Lust for Love Reunites Several Dollhouse Alums in Romantic Comedy

Lust for Love poster

I’ve often discovered actors via Joss Whedon’s projects that I want to follow elsewhere. Fran Kranz — the creepy science geek on Dollhouse and the young Claudio in Whedon’s version of Much Ado About Nothing — is one of them.

Kranz stars in Lust for Love, a Kickstarted indy romantic comedy now available at iTunes and on demand via cable companies. Amazon Prime members can watch Lust for Love free. (You can tell it was crowd-sourced, since the list of Associate Producers on the movie is ridiculously long.)

Kranz’s Astor is in love with Mila (Beau Garrett, Tron: Legacy). He has been since they were four years old together. Unfortunately, they’ve just broken up. You can’t really blame her, since he really is sappy, going overboard with cliched romantic gestures once they were finally together.

Their friend Cali (Dichen Lachman, also of Dollhouse) says Mila wants a confident ladies’ man. Astor is sexually and relationship-inexperienced, so Cali’s going to teach him how to pick up girls. She coaches him not to be too sweet, trying to give him the attitude and edge that the women think he needs.

Mila (Beau Garrett), Astor (Fran Kranz), and Cali (Dichen Lachman) in Lust for Love

Mila (Beau Garrett), Astor (Fran Kranz), and Cali (Dichen Lachman) in Lust for Love

A bunch more Dollhouse alumni also make appearances. Enver Gjokaj is a tough-guy rival for Mila’s feelings. Miracle Laurie is one of the women Astor approaches, and Felicia Day briefly plays an attempted bar pickup. Lachman also produced the film, and writer/director Anton King is a fellow Australian (and her ex).

Lust for Love poster

Lust for Love reminded me of Crazy, Stupid, Love, only with younger characters and with a lot less heart and humor. It’s earnest, just like its lead character. I first heard “Asta” for “Astor”, which made me think of the dog in The Thin Man. It’s not a bad comparison, since Franz is puppylike, warm and realistic in his performance.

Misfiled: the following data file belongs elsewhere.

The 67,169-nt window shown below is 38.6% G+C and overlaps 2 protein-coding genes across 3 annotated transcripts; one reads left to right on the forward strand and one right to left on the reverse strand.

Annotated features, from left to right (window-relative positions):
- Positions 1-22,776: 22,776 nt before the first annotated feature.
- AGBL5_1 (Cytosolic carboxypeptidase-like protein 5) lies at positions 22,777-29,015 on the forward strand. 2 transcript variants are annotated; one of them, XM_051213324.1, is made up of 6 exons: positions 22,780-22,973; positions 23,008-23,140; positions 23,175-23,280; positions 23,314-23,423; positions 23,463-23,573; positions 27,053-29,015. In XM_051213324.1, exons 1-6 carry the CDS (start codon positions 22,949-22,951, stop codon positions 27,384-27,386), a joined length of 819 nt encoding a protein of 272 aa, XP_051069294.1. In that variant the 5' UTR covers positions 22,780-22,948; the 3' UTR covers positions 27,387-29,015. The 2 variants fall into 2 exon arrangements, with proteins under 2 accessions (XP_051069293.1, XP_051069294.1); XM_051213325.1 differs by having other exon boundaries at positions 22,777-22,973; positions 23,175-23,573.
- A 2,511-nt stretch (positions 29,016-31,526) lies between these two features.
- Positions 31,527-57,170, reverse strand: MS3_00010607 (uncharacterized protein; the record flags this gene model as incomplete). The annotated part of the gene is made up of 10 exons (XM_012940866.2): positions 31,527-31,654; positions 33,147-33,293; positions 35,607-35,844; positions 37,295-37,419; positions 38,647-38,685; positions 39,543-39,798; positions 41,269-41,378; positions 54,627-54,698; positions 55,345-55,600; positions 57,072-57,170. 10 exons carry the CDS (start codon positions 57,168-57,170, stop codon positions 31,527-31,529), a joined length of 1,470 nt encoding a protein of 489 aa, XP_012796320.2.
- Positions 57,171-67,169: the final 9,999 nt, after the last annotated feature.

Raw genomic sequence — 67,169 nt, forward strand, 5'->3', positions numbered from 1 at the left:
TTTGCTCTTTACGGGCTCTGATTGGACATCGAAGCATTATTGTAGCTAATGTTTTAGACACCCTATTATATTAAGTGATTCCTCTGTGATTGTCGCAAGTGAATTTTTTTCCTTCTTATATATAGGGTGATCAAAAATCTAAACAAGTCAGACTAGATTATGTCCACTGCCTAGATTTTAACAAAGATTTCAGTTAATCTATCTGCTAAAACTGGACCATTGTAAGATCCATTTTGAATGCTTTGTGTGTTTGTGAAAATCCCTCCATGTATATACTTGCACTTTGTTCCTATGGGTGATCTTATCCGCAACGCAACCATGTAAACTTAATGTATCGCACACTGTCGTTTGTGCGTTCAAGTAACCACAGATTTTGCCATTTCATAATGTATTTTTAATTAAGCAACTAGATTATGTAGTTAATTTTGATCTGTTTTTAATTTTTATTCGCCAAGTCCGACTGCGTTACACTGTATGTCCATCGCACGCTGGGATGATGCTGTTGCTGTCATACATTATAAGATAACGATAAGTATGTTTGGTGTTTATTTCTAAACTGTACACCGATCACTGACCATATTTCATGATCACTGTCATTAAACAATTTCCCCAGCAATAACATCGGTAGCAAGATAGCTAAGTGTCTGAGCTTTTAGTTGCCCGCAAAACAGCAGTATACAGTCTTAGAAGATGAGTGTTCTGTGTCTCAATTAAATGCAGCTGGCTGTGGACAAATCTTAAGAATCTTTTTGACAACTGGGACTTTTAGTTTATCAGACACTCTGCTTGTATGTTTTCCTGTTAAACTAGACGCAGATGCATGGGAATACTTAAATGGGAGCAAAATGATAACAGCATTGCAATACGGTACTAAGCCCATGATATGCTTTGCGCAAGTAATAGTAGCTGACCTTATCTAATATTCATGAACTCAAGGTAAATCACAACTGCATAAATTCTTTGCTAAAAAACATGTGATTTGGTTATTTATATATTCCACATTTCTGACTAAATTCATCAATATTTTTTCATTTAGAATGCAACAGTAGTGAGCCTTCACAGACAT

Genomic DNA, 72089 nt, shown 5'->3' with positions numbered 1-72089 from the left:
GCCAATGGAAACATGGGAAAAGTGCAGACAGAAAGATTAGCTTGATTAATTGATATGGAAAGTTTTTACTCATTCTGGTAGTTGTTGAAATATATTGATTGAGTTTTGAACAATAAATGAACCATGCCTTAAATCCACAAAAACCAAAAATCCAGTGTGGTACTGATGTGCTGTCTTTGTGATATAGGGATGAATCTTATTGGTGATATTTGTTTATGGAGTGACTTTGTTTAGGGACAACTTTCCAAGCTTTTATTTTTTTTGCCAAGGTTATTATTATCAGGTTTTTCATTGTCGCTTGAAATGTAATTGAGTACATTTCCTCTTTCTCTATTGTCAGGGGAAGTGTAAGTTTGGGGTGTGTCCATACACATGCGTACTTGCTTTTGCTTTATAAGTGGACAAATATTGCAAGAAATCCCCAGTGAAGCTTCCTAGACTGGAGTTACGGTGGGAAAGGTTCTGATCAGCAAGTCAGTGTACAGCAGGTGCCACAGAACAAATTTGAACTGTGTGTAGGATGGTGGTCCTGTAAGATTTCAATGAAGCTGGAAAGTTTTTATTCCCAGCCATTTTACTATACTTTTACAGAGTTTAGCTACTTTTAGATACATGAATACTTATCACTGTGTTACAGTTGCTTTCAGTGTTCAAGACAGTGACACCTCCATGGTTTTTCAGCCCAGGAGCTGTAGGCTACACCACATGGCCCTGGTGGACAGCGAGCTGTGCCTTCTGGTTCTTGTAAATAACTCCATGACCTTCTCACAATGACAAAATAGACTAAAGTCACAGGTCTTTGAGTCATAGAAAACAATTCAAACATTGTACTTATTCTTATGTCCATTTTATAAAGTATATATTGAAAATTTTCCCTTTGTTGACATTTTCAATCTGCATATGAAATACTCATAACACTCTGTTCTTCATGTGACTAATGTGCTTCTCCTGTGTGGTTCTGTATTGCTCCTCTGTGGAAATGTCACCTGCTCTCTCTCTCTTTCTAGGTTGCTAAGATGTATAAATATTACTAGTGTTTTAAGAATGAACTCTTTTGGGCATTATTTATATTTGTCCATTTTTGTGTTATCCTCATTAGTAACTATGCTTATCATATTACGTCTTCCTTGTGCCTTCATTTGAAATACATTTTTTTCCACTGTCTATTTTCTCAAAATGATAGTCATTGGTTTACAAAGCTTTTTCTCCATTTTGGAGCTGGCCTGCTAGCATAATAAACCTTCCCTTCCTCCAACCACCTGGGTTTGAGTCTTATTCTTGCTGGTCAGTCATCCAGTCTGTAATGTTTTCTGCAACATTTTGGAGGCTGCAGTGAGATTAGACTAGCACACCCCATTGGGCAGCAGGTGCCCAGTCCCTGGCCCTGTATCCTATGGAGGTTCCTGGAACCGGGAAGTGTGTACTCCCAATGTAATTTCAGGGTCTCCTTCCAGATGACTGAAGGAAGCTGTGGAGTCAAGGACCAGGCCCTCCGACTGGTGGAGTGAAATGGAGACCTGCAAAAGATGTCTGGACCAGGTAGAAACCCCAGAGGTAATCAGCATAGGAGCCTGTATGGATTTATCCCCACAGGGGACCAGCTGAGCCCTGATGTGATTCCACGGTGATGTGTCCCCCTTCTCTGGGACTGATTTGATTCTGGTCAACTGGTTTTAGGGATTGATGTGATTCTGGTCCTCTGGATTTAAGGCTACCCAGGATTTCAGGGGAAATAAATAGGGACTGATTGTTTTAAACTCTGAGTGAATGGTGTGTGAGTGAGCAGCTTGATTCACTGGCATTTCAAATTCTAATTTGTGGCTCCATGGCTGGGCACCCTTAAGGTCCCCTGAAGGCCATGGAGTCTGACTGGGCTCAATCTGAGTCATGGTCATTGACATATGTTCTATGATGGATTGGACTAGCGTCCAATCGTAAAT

Unfortunately, much of the dialogue is artificial, particularly when Dichen has to recite “what girls think” as though she’s an encyclopedia. Her performance comes off as mannered, but perhaps that’s because I thought her role made more sense for a guy. I did appreciate that she looked different, though. I think she’s very attractive, particularly since the other women in the movie fit much the same mold in terms of appearance.

I also couldn’t figure out what Astor saw in Mila. She gets a speech late in the movie about what she wants, and it’s muddled, although the bits about only being treated as a pretty face hint at more potential depth to her character that’s not otherwise on view here.

As in any romantic comedy, you see the end coming far away. When it arrived, although I was hoping for it, I didn’t find it particularly plausible or completly understand how we got there. It seemed to need characters to change their minds just because the plot now required it. The best part of the movie is Kranz’s performance, and I’ll definitely check out other things he does. Here’s the trailer:

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